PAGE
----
GRANDVIEW, Mo. — Residents of Grandview have a chance to ramp up police and fire forces, something the departments say is necessary.
A half percent public safety sales tax introduced by the city’s Aldermen will be an option for voters on April 3.
For example, on a $6 fast food meal that would be an additional 3 cents. It would add 15 cents to the cost of a $30 shirt.
Grandview Chief of Police Charles Iseman said currently they are staffed about four people short.
If voters said ‘yes’ to the sales tax increase, it could mean an additional $1.3 million in funds to be split between police and fire.
In that instance, Iseman could use some of that money to draw in prospects and retain officers.
“We want to provide a higher and better level of service to the citizens of Grandview,” explained Iseman.
Iseman, city leaders, and Fire Chief Ron Graham are working together on plans that would do just that.
Iseman said if the tax is passed, the department may ask for seven additional employees. That would be two traffic/special operations officers, an IT tech, two civilian courtesy officers and two detectives.
"There are a lot of cases we would like investigated but because of the volume and few number of detectives we have, they’re not investigated,” explained Iseman.
The fire department would like to add six firefighters/paramedics.
Right now in Grandview they only operate two ambulances at a time and serve a population of between 25,000-26,000.
Graham said if more than two medical emergencies happen at the same time, they have to call in an ambulance from a surrounding city. That can lead to delayed wait times.
“We want to put another ambulance in service. We need three. This city needs three in service,” said Graham.
He explained they typically have 11 to 14 firefighters working at one time, which includes four EMT/paramedics that double as firefighters.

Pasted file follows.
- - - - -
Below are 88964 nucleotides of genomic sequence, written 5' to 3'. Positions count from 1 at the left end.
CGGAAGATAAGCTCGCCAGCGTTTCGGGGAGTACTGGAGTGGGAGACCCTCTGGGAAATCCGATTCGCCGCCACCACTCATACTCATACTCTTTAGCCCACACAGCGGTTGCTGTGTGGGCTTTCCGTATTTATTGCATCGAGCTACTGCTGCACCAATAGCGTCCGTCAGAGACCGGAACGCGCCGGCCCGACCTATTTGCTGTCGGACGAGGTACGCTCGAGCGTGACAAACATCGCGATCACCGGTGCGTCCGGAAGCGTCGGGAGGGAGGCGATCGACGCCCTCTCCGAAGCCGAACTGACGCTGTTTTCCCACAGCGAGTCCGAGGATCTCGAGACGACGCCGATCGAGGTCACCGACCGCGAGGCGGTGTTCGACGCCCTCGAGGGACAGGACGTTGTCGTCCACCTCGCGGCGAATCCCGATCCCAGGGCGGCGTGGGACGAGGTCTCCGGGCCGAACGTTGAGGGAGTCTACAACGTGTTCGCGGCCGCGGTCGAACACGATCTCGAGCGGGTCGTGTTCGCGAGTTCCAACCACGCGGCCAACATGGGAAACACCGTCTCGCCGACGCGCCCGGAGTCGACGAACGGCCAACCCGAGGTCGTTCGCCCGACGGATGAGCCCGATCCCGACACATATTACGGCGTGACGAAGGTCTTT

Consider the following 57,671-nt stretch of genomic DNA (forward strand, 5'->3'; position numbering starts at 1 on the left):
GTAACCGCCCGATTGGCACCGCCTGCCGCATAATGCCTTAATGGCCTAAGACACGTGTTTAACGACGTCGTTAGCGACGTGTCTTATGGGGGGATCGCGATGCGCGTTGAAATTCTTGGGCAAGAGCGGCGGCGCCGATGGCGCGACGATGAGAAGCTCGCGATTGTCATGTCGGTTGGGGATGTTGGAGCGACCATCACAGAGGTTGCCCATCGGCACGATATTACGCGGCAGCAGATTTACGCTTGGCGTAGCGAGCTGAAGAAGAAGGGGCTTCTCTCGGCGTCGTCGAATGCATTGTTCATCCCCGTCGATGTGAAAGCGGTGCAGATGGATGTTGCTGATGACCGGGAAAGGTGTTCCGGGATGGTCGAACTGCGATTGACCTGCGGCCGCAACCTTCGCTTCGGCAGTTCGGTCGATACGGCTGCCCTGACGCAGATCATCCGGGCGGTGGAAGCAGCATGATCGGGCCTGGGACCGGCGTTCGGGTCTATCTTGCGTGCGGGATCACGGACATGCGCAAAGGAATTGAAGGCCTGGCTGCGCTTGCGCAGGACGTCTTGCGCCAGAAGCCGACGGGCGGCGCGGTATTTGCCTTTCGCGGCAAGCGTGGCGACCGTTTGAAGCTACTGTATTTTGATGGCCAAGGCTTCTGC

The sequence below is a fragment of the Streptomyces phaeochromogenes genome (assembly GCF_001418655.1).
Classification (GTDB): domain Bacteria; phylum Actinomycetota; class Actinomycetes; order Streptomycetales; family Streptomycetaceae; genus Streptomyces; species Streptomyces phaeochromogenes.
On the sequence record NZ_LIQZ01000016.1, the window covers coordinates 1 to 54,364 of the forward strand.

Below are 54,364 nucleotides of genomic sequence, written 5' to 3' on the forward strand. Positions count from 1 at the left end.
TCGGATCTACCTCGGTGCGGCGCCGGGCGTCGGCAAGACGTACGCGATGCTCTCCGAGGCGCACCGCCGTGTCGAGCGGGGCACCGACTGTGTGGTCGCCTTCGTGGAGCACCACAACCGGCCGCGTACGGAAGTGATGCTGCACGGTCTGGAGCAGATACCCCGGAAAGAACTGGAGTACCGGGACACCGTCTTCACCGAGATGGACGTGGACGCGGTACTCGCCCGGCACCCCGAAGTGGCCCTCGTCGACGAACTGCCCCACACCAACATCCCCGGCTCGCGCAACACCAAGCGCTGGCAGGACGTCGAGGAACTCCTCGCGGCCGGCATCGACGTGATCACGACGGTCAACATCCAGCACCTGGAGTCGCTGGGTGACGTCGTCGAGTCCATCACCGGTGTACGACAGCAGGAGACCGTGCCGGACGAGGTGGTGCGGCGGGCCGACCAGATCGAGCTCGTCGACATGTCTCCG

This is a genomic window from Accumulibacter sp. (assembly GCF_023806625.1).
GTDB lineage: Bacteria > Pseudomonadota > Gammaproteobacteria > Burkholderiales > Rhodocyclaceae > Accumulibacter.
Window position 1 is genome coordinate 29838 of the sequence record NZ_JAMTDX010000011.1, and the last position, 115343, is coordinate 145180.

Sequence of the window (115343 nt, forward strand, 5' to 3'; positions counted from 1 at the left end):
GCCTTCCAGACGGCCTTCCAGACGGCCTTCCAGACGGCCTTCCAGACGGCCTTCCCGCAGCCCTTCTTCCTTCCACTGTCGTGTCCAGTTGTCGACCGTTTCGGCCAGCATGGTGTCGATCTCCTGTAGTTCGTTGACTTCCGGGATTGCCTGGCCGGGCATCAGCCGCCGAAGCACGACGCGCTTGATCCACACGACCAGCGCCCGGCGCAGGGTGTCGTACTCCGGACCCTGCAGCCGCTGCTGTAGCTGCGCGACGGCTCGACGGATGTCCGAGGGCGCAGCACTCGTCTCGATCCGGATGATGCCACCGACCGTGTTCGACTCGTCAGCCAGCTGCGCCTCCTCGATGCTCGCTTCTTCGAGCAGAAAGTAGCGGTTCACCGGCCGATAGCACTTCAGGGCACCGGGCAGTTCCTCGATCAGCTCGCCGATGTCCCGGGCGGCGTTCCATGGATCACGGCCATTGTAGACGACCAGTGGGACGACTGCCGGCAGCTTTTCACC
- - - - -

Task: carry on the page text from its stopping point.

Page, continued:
Graham said they need 15 crew members to fight a fire and always call upon surrounding cities.
Resident Josh Campbell said he used to be a lifeguard and took the same classes EMTs do.
“Whether it’s somebody choking or going into cardiac arrest, I know the job can be difficult,” said Campbell, who said he would vote for the measure.
His coworker Ronnell Winfrey said he hopes both fire and police have adequate staffing because that’s who you call in emergencies.
“What if my family’s house was on fire? I would want people there to help,” said Winfrey.
Graham said their staffing levels have remained the same for 10 years. He said the opposite is true for medical and fire calls, which have climbed 10 percent each year since 2015.
IAFF Local 42 had requested the city put it to a vote in 2017, however the city said it had a few other measures it needed to address current issues.
In August 2017, voters passed a capital improvement sales tax. That is used for new infrastructure, building maintenance and equipment for police and fire.
In November 2017, voters passed a local use tax, which is a tax for motor vehicles and certain online purchases.
The city said it supports the measure proposed by the Aldermen. The following is the letter the city sent.
Grandview residents will have an important decision to make this spring. Tonight, the Grandview Board of Aldermen voted to place a ½-cent Public Safety Sales Tax on the April 3 ballot.
“The safety of our citizens, visitors and our public safety staff is always a first priority for the City,” said Mayor Leonard Jones. “This ½-cent will help protect everyone as Grandview continues to be one of the fastest-growing cities in Jackson County.”
If approved, the Public Safety Sales Tax is expected to raise an additional $1 million-$1.3 million in annual revenue to be used for Grandview Police and Fire Departments. The funds would be used only for the purpose of improving public safety of the City.